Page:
iii) Finally, there’s nothing unethical about Christians wanting to see Craig take Dawkins down a few pegs. I daresay that most folks who are bowled over by Dawkins’ attack on Christianity have only read or heard one side of the argument. They’re getting all of their information about the Christian faith filtered through ignorant, hostile, third-hand sources like Dawkins. It would be a real eye-opener for some of them to hear the other side of the argument. To see the way in which Dawkins’ case against the Christian faith would collapse like a papier-mâché shack in a rainstorm if he had to test his arguments against William Lane Craig.

But to burst the Christian bubble let's place this debate challenge in a larger context. Bill Craig has refused to debate me so far. When I was a student of his he said something I thought was odd at the time. This was back in 1985 at Trinity Evangelical Divinity School. He said "the person I fear debating the most is a former student of mine."

Sorry, but that didn’t burst my bubble:

i) For one thing, Loftus expects us to take his word for it. Now, for someone who regards the canonical Gospels as historically unreliable, that’s a very telling assumption.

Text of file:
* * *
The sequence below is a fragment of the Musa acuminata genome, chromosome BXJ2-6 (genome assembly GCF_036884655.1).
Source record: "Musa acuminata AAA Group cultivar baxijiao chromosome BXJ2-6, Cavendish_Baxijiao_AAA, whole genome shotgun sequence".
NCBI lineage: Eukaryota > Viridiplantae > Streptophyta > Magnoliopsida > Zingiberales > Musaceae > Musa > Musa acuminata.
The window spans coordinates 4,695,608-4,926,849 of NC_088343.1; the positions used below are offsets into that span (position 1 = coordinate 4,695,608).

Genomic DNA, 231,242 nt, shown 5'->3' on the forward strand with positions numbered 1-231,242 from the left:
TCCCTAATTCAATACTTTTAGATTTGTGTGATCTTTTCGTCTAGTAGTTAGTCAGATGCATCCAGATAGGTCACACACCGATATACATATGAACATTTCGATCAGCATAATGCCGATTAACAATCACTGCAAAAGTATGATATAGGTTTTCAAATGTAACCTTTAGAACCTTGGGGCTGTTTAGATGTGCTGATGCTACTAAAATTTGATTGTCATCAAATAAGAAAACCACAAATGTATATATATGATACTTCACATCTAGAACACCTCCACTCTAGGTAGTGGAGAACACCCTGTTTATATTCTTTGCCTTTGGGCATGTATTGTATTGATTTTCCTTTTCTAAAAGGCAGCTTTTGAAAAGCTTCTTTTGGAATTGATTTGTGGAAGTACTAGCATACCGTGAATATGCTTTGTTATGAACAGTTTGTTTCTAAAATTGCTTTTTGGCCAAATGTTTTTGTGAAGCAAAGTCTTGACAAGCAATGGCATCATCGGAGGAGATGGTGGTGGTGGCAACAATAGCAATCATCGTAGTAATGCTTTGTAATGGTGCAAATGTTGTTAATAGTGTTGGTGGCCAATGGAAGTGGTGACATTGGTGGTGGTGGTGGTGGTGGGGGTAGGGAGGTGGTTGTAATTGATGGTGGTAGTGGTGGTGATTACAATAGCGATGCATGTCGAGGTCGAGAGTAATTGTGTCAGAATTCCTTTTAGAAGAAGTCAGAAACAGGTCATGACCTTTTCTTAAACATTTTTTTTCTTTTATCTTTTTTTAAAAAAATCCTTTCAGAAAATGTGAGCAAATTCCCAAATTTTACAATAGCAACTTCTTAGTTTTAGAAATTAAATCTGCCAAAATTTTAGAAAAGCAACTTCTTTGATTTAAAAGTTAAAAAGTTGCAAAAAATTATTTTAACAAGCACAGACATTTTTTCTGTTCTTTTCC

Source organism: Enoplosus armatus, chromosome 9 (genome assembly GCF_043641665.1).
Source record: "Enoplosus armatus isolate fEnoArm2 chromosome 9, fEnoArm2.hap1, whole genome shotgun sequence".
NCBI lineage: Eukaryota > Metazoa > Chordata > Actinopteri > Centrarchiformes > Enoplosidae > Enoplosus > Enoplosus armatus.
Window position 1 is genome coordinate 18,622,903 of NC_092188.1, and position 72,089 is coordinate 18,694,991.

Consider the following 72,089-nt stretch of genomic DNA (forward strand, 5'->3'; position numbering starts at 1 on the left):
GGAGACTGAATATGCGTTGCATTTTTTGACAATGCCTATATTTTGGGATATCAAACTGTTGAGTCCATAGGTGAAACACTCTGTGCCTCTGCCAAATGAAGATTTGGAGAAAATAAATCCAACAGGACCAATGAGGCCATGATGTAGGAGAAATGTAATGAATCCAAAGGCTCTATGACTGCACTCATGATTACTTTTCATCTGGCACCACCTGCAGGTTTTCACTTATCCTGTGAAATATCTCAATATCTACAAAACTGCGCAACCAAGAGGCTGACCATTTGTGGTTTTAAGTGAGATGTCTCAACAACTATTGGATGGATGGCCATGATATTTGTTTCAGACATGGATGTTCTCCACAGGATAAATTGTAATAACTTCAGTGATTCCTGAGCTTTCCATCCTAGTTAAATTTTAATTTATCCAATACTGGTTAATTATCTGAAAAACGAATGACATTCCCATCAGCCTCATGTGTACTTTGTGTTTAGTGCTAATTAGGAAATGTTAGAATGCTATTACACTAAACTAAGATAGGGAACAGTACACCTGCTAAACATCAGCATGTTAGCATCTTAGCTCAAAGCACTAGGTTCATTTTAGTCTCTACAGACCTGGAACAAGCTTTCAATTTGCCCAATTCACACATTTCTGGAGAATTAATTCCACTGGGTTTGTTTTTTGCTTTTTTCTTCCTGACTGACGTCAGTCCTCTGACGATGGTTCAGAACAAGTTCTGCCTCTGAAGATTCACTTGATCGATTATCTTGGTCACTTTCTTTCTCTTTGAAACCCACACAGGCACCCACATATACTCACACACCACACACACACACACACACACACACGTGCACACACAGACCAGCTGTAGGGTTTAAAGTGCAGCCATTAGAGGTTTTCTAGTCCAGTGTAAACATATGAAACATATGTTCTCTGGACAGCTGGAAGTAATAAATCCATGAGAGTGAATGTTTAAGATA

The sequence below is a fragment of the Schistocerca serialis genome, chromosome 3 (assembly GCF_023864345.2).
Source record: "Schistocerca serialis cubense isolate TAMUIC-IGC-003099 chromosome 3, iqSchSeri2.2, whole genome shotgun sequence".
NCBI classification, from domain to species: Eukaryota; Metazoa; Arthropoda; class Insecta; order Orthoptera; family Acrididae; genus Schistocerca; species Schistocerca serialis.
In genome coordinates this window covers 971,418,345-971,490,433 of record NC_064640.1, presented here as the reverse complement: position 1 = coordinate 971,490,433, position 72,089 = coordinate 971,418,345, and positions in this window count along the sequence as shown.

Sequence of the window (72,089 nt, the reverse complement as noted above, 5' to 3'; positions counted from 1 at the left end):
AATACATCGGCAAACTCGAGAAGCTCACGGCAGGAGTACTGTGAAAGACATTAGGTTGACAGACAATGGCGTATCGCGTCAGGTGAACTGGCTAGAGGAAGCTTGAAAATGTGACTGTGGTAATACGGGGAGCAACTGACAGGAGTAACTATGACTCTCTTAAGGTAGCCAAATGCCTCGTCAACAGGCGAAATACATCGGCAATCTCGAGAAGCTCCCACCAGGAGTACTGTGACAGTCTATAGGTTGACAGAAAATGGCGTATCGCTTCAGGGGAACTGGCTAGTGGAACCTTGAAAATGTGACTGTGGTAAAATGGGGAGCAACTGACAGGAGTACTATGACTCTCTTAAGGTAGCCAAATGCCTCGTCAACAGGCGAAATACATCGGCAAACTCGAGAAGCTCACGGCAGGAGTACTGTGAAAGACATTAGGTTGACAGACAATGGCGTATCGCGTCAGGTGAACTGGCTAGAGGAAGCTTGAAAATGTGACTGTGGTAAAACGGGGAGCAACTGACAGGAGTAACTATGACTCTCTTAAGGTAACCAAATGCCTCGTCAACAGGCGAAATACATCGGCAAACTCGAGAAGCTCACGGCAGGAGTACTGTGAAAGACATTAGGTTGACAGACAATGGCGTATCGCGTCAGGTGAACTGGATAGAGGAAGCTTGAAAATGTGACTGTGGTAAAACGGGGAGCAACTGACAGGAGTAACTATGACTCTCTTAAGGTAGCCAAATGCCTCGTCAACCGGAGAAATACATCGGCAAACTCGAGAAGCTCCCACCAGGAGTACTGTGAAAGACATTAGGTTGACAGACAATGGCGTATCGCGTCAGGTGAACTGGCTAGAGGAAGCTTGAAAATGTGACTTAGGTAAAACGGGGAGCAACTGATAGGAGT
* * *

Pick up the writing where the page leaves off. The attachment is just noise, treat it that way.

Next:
The statement is something that Loftus allegedly heard just once about 25 years ago. Yet Loftus, assuming that he didn’t make it up whole cloth, is utterly confident in his verbatim recollection of something he heard only once some 25 years ago.

Now Jesus probably died around 30 AD. And it’s quite plausible that the synoptic gospels were written about 30 years later, give or take a few years. (One can also make a good case for the early dating of John).

Moreover, it’s fair to say that Jesus frequently repeated himself. And, of course, having several gospels gives us multiple-attestation.

Therefore, if we judge the gospels by the same rules of evidence that Loftus has implicitly applied to his alleged recollection of Craig’s statement, then we have much better reason to think the Gospel writers accurately preserve the words of Jesus than we have to think that Loftus accurately preserves the words of Craig.

ii) In addition, there’s a glaring disanalogy between Craig/Dawkins, on the one hand, and Craig/Loftus, on the other.

Craig is an established writer and tenured professor at a major Christian university. He isn’t trying to make a name for himself at this point in his career.

By contrast, Loftus is a middle-aged social climber on the lower rung of the ladder. Like a rentboy in the service of a dowager, he’s trying to massage his career by hanging out with the right people.